LOL—Leonard, Orwell, and Lewis on writing

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While I’m always reading about writing, or trying to learn about writing by reading, I have most benefited and gotten the most food for thought from the lists of personal rules and guidelines great writers have set for themselves. While it’s possible to divine a writer’s personal rules simply by reading their work—who didn’t realize, before his Oprah interview, that Cormac McCarthy wouldn’t touch a semicolon?—I’m always interested to see a writer lay out his or her rules for others.

I’ve been thinking about this a lot lately because I’ve finally gotten around to reading some Elmore Leonard. I recall reading Leonard’s celebrated ten rules for writing in college, when I didn’t even know who he was, and I recall objecting to several of them. Older and wiser now, and finally familiar with his work—in the last month I’ve read Valdez is Coming, Freaky Deaky, Last Stand at Saber River, Hombre, Out of Sight, and the short story “Three-Ten to Yuma”—I can see the wisdom of his rules and the way he used them to form his writing. I also appreciate, based on interviews I’ve watched with him before he died, how undogmatic he was about the ten rules—a trait that we’ll see he has in common with these other two writers.

Leonard’s rules were originally published in The New York Times as “Easy on the Adverbs, Exclamation Points and Especially Hooptedoodle” in 2001. You can read the whole article online at the NYT—or the Guardian if that’s paywalled—but here are the ten rules themselves:

  1. Never open a book with weather.

  2. Avoid prologues.

  3. Never use a verb other than “said” to carry dialogue.

  4. Never use an adverb to modify the verb “said.”

  5. Keep your exclamation points under control.

  6. Never use the words “suddenly” or “all hell broke loose.”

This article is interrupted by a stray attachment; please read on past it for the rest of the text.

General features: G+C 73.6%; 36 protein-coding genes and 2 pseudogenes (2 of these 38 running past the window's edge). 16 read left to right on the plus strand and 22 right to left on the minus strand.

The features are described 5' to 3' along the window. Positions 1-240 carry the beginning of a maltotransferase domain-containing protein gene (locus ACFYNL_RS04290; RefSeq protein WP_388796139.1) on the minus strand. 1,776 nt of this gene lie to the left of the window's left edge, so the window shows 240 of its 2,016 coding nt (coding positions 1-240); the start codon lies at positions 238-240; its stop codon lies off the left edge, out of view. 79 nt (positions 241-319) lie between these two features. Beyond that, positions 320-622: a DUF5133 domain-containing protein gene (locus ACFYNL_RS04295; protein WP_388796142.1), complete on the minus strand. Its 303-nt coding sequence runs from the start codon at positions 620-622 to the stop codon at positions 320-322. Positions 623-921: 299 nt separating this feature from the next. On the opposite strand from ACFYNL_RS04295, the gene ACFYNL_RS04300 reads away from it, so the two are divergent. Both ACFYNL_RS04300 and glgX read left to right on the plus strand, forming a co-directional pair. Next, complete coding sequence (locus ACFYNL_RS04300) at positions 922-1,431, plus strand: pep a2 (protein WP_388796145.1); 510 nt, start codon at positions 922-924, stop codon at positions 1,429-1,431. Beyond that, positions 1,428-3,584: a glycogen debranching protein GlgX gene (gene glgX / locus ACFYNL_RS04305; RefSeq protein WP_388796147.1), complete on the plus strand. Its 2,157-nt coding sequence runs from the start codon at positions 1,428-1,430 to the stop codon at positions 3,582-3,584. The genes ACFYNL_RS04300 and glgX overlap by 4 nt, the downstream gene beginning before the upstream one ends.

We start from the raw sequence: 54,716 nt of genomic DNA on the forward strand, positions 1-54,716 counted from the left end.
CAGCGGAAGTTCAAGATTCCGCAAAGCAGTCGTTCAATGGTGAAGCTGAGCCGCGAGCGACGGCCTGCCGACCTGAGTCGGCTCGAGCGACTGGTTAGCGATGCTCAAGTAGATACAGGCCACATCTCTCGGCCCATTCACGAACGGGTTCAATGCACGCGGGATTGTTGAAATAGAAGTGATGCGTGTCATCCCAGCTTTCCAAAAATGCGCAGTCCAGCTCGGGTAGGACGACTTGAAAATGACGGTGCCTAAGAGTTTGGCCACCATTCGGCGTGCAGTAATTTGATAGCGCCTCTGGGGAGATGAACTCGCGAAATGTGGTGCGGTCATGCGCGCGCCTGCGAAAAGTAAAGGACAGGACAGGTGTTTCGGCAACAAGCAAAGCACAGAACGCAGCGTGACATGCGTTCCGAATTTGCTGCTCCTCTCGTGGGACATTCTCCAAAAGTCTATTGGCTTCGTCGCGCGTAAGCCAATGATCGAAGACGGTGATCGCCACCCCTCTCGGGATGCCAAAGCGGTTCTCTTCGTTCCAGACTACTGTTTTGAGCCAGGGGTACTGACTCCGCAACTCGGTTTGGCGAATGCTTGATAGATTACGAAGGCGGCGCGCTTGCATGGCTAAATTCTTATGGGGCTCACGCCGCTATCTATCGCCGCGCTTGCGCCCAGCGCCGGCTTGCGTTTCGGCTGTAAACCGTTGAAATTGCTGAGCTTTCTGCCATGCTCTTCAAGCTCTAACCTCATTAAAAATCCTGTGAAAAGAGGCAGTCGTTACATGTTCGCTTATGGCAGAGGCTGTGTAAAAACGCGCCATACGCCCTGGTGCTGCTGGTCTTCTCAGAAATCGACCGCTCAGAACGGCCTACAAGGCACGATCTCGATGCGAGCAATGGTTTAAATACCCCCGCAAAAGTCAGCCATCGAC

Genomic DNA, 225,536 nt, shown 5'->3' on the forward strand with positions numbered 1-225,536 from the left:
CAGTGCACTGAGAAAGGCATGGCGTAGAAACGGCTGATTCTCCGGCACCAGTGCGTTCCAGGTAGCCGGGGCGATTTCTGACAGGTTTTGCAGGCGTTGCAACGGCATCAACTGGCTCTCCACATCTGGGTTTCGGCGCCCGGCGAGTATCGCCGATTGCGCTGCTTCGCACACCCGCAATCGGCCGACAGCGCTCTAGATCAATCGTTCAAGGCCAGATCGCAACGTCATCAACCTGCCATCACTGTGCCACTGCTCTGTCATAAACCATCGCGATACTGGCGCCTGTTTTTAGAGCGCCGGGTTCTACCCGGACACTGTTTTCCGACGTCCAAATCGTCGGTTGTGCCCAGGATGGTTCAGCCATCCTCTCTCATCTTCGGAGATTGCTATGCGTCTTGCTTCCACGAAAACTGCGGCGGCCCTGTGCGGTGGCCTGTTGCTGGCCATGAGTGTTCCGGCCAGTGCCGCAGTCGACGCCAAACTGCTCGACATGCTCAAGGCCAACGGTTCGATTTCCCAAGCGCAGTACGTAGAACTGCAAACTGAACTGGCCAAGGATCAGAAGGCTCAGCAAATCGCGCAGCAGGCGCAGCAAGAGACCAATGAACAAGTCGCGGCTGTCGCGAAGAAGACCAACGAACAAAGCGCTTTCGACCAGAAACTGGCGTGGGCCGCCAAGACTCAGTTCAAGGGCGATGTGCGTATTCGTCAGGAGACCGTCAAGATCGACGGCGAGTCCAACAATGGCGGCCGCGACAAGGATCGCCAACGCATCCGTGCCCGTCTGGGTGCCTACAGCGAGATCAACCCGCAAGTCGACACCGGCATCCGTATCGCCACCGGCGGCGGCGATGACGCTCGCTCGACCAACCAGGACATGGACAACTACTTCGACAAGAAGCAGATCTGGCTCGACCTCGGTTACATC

7. Use regional dialect, patois, sparingly.

  8. Avoid detailed descriptions of characters.

  9. Don’t go into great detail describing places and things.

  10. Try to leave out the part that readers tend to skip.

“My most important rule,” Leonard goes on, “is one that sums up the 10. If it sounds like writing, I rewrite it.”

Again, I appreciate how unassuming Leonard is about his rules—they’re his rules, he reiterates, not universally applicable Newtonian laws of good writing. “There are certain writers,” he says in this interview from 2002, “who can write all the weather they want.” It’s all about proportion, achieving a desired effect, and getting out of your own way.

To move from fiction to non-fiction, George Orwell, in his essay “Politics and the English Language,” which I’ve blogged about a couple times before, similarly concludes with a list of six rules that should govern any writing that aims at arguing a point and telling the truth, particularly in the political essays Orwell mastered.

  1. Never use a metaphor, simile, or other figure of speech which you are used to seeing in print.

  2. Never use a long word where a short one will do.

  3. If it is possible to cut a word out, always cut it out.

  4. Never use the passive where you can use the active.

  5. Never use a foreign phrase, a scientific word, or a jargon word if you can think of an everyday English equivalent.

  6. Break any of these rules sooner than say anything outright barbarous.

Again, a final law that sums up the rest, and again, an insistence that “one could keep all of [these rules] and still write bad English.” Rules are important, but the rules won’t save your writing.

Finally, to turn to a writer superbly skilled at both fiction and non-fiction, CS Lewis actually provided guidelines or rules on a couple of occasions, two of which are collected in this 2010 post from Justin Taylor. From a letter to a young American fan in 1956:

  1. Always try to use the language so as to make quite clear what you mean and make sure your sentence couldn’t mean anything else.